‘Great Expectations’ is written by Charles Dickens and has many important characters and one of them is a very influential character and she is Miss Havisham. She brings the plot together and has a central position in the story. Dickens presents her in many ways: through her personality, her surroundings and her history.
Dickens first presents her in her house ‘Satis House’. The house is described as ’empty and disused’ showing the reader that Miss Havisham is all alone. Time in this house has stood still, symbolized by the clocks all reading twenty to nine, Miss Havisham some time ago in the distant past
stopped living her life. By wilfully stopping her life at a moment of pain and humiliation, she indulges her own anger, self-pity, and desire for revenge; she imagines her death as “the finished curse” upon the man who jilted her. Compeyson, her fiancé, left her at the altar on their wedding day. Her only objective in life is now to take revenge on all males. This is important as Miss Havisham takes revenge on men through her adopted daughter Estella who is told to break Pips heart as well as any other man’s heart. She is presented as a weak, psychologically scarred, old and abandoned woman because of what happened to her.
Dickens presents Miss Havisham as an ‘unreal’ character. She has only been wearing her wedding dress these many years, ‘she had a long white veil dependent from her hair, and she had bridal flowers in her hair, but her hair was white’ since her ‘wedding day’. This is because she has never gotten over the fact that Compeyson had left her on her wedding day.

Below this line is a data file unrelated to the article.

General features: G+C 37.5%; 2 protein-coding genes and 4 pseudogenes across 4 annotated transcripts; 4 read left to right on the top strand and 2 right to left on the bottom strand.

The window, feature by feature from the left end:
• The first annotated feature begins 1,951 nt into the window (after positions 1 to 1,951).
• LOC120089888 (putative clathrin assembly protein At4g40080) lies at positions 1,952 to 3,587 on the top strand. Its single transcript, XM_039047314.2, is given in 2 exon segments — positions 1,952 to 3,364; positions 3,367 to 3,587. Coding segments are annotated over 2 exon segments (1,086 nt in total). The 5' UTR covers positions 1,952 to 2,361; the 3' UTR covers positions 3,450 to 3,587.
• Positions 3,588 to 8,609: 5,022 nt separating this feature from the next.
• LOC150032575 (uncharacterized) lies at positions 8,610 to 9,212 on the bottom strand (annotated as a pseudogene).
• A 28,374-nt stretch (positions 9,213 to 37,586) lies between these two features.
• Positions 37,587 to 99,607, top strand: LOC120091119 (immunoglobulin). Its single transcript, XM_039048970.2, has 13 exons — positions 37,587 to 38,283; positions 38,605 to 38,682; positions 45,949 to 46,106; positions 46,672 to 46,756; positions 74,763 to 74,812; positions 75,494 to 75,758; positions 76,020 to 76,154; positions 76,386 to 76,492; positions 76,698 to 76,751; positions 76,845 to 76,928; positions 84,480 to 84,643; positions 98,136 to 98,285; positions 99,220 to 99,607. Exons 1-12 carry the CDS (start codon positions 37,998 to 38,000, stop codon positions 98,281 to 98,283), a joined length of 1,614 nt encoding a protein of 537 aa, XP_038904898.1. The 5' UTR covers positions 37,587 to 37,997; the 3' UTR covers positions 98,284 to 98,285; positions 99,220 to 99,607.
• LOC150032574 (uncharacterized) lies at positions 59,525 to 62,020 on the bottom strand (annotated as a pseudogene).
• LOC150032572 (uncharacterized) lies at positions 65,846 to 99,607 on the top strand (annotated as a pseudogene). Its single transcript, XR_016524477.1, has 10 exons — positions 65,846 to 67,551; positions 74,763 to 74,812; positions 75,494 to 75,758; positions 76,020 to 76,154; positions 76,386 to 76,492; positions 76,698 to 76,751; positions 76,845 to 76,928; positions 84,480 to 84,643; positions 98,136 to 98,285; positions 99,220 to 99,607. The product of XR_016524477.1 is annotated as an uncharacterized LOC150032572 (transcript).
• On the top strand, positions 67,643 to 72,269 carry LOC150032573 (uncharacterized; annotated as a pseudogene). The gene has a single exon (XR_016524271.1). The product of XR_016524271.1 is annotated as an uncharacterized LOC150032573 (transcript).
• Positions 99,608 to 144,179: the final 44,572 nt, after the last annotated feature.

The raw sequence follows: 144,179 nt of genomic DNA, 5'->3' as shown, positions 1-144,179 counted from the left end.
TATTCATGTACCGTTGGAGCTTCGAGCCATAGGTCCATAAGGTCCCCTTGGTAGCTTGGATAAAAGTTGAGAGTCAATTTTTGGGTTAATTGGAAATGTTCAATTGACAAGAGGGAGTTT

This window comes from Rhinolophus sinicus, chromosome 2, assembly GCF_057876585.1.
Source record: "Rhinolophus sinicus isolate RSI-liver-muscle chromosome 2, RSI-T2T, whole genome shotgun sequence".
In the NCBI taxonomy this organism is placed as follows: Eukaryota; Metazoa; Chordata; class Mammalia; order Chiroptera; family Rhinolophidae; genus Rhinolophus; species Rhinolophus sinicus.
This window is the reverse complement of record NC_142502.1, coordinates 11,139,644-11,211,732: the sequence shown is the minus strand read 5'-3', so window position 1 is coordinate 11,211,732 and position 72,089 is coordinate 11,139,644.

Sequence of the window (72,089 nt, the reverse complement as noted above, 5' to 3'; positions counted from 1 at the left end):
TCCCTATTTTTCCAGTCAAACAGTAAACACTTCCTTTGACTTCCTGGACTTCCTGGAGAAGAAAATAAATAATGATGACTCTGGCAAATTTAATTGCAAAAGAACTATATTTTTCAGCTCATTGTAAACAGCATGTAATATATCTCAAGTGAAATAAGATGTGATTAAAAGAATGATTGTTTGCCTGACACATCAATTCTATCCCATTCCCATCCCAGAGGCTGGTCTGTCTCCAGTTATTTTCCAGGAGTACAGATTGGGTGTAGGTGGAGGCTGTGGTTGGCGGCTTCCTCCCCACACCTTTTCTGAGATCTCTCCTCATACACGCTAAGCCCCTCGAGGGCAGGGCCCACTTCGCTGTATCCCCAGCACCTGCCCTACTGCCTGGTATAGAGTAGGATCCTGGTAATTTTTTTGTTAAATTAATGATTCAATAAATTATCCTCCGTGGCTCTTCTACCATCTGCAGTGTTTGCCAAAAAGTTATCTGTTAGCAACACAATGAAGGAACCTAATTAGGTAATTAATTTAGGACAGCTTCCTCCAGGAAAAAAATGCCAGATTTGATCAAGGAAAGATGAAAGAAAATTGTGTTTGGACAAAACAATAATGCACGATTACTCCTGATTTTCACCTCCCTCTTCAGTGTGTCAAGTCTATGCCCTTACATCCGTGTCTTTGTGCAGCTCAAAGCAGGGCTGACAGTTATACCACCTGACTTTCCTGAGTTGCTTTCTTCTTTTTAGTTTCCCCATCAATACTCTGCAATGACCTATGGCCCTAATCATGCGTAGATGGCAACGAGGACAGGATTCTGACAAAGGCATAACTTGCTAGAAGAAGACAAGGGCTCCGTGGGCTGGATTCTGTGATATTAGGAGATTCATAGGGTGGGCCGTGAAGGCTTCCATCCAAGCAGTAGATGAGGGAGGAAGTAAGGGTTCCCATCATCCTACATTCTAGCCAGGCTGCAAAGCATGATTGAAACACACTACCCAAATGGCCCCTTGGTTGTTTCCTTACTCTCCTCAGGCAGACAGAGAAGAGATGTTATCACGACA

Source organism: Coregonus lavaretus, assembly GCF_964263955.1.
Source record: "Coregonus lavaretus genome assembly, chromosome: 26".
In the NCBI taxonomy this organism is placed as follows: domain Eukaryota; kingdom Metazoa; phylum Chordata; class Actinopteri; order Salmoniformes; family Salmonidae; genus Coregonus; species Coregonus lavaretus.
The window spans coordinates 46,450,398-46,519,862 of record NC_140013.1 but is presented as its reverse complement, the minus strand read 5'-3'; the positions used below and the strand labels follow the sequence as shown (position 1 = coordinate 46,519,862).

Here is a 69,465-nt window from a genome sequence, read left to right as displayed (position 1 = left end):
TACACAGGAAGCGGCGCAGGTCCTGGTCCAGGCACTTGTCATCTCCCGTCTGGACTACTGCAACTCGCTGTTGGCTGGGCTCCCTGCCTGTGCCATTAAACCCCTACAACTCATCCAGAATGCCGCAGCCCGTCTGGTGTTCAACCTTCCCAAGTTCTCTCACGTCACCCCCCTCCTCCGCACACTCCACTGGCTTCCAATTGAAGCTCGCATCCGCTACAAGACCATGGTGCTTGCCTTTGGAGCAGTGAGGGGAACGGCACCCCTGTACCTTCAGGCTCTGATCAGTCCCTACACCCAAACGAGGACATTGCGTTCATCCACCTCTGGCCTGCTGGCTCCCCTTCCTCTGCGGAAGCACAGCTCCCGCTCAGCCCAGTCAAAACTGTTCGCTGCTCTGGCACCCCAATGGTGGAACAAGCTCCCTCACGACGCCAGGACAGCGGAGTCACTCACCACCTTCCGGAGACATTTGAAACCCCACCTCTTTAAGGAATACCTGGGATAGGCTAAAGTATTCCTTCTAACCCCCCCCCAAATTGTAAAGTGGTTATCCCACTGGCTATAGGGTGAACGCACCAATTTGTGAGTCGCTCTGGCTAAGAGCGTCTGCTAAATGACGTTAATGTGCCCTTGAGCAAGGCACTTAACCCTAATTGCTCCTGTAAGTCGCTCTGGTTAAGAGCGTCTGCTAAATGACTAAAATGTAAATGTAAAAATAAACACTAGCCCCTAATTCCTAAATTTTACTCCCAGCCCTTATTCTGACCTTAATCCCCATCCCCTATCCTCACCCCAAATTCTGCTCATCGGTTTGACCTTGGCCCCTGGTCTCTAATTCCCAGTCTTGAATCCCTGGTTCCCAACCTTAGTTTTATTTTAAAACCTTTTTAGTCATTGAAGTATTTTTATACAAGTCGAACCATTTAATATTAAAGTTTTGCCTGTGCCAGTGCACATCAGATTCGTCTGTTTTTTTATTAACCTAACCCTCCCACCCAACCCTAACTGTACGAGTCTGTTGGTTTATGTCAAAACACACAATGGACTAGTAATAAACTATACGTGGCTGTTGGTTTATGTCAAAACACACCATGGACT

Miss Havisham is portrayed as a wild, mentally fragile, sinister woman, in an effort to create an image in the reader’s mind of a woman who is physcologically damaged. In the 19th century there were many depressed people. Miss Havisham was rich: his makes her a character for whom we have sympathy.
She is presented to the reader in her dining room, as this is the room in the whole house which has all the wedding decorations. There is a rotting cake on the table and the entire room is covered in cobwebs; there is no light, ‘The most prominent object was…like a black fungus.’ This shows that she doesn’t really care about or care for anything other than herself and what had happened to her. She walks around the table, ‘She looked all around…Walk me, walk me!’, so that she is able to get Pip alone and talk to him about Estella, and maybe so that could just look at the table which makes her remember that day, wanting the memory to be kept alive, becoming more and more sinister as time goes by.
An impression of Miss Havisham is presented by Dickens through the words and the style in which he writes about her. “Her chest had dropped…under the weight of a crushing blow.” Dickens uses repetition of the word ‘dropped’. This illustrates that Miss Havisham has lost everything; also ‘dropped’ creates an image to the reader of a woman who is slumped and broken just waiting to die; someone who is mentally wounded. In addition that she has lost all hope, has low self-esteem, is becoming very depressed, and waiting to die. This description is important because it is the first impression Miss Havisham makes upon Pip and will be one that he always remembers.